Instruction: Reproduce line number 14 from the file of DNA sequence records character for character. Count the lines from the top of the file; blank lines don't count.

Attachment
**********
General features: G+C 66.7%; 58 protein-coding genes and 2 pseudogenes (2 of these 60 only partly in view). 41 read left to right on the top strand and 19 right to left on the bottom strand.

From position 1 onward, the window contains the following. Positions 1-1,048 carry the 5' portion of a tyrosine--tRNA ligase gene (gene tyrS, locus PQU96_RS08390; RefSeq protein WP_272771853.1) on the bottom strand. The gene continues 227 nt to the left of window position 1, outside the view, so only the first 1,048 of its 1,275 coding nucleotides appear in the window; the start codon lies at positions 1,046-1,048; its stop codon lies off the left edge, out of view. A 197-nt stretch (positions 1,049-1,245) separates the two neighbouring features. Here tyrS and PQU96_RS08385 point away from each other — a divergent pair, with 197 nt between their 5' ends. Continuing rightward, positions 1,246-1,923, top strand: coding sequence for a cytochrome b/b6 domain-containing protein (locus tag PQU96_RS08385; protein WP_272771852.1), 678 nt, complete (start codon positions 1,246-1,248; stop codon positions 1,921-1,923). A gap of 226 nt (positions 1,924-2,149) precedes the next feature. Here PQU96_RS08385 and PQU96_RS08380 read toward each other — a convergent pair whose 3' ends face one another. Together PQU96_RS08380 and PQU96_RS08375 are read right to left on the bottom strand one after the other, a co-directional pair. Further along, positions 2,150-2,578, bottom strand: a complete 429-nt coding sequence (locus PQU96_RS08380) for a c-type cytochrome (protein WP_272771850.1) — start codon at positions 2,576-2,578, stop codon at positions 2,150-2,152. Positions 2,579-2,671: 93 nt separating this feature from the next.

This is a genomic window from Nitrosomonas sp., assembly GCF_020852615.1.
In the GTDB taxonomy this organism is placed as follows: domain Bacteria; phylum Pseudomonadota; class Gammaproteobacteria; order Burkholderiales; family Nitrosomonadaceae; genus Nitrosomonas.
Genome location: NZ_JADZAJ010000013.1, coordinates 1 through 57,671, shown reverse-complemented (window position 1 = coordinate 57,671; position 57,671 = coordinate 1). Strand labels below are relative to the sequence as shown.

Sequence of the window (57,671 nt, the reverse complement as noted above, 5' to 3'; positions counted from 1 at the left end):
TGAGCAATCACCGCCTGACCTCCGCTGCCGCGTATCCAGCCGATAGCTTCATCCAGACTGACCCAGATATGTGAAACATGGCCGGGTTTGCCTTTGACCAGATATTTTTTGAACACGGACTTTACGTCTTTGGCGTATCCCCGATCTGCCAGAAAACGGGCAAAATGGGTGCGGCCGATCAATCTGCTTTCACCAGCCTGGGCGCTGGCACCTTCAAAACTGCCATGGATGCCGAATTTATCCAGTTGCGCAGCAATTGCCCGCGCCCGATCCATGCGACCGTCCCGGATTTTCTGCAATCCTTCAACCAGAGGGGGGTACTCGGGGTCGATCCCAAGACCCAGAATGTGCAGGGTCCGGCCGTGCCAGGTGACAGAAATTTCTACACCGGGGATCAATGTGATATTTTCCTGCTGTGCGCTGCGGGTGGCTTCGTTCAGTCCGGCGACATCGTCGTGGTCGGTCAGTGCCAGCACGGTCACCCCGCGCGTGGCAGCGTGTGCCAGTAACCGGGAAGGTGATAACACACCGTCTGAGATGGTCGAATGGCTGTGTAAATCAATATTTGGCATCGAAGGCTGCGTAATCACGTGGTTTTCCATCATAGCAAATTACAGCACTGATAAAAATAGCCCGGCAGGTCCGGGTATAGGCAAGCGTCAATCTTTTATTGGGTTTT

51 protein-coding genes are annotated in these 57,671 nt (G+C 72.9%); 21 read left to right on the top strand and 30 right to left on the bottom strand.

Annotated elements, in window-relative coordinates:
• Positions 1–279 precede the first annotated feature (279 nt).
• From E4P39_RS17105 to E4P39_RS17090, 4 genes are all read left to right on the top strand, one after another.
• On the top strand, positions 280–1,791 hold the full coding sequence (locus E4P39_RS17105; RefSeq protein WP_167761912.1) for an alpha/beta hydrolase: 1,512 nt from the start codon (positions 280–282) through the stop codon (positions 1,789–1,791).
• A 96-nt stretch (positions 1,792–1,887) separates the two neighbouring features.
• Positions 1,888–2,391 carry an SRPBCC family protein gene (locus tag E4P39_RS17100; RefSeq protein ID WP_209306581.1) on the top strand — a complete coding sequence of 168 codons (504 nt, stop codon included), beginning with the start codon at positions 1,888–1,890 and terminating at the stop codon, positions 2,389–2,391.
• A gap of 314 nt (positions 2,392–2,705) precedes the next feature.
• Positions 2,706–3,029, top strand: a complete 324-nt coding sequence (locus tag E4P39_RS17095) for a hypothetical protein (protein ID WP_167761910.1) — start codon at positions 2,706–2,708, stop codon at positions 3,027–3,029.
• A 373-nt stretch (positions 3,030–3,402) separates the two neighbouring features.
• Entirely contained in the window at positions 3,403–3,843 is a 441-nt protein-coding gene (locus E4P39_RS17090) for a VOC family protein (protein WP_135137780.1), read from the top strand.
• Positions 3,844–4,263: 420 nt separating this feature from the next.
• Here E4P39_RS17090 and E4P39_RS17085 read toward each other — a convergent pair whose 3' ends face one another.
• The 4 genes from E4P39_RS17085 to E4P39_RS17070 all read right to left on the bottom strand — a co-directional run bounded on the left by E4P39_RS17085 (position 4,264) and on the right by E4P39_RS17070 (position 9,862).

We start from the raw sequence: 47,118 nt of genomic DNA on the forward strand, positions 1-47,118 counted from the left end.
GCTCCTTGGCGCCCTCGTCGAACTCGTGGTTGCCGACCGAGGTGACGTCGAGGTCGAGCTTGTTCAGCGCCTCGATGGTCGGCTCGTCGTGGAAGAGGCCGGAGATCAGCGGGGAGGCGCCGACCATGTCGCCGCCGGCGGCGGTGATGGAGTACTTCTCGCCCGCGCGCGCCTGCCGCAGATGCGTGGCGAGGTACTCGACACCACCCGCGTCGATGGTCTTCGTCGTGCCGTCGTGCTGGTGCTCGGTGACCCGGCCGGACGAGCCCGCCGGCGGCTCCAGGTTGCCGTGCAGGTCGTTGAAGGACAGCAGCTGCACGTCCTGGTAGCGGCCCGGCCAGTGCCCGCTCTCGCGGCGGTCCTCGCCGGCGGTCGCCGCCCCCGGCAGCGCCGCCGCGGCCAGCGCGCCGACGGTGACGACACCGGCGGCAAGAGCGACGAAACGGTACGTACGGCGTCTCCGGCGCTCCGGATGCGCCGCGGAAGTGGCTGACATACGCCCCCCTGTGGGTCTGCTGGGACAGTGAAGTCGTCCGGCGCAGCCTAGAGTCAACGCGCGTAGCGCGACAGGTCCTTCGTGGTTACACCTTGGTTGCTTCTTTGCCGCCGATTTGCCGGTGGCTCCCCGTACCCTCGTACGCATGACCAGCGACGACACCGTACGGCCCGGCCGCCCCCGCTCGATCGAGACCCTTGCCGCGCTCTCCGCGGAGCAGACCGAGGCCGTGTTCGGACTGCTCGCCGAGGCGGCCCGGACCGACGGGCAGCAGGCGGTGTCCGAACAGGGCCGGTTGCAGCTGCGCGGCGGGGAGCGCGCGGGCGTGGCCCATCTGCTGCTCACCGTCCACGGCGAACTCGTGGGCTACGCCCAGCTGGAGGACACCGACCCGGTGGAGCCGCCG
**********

• Positions 1,888–2,391 carry an SRPBCC family protein gene (locus tag E4P39_RS17100; RefSeq protein ID WP_209306581.1) on the top strand — a complete coding sequence of 168 codons (504 nt, stop codon included), beginning with the start codon at positions 1,888–1,890 and terminating at the stop codon, positions 2,389–2,391.